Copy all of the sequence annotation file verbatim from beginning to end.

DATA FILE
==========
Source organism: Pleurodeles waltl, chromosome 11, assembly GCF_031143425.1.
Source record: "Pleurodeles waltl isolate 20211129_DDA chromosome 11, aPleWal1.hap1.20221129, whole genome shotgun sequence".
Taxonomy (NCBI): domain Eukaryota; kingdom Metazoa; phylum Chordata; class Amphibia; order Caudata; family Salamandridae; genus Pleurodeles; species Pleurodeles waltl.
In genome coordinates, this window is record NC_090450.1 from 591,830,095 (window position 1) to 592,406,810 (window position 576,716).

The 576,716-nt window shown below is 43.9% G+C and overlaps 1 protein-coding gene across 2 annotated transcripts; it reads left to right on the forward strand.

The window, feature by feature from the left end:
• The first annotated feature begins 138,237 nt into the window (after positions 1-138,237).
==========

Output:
Source organism: Pleurodeles waltl, chromosome 11, assembly GCF_031143425.1.
Source record: "Pleurodeles waltl isolate 20211129_DDA chromosome 11, aPleWal1.hap1.20221129, whole genome shotgun sequence".
Taxonomy (NCBI): domain Eukaryota; kingdom Metazoa; phylum Chordata; class Amphibia; order Caudata; family Salamandridae; genus Pleurodeles; species Pleurodeles waltl.
In genome coordinates, this window is record NC_090450.1 from 591,830,095 (window position 1) to 592,406,810 (window position 576,716).

The 576,716-nt window shown below is 43.9% G+C and overlaps 1 protein-coding gene across 2 annotated transcripts; it reads left to right on the forward strand.

The window, feature by feature from the left end:
• The first annotated feature begins 138,237 nt into the window (after positions 1-138,237).